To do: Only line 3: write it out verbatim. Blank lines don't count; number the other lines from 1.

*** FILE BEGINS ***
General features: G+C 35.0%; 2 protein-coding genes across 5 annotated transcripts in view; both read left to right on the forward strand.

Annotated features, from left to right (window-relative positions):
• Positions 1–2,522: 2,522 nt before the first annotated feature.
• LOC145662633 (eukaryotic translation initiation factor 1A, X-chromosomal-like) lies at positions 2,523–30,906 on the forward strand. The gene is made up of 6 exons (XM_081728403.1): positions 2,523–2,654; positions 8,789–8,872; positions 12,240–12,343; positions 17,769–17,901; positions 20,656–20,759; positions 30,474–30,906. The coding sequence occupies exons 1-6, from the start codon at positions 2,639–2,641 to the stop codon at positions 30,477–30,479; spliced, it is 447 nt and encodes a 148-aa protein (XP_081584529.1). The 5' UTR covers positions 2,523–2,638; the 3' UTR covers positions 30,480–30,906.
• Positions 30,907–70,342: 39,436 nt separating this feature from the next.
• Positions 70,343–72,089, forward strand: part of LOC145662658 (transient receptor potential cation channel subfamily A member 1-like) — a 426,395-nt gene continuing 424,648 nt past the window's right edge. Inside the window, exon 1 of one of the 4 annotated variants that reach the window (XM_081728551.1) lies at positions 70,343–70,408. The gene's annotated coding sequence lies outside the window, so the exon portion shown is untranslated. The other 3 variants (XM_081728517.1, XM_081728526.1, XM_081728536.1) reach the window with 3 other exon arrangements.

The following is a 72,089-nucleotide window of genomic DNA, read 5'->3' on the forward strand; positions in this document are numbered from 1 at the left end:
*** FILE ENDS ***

• Positions 1–2,522: 2,522 nt before the first annotated feature.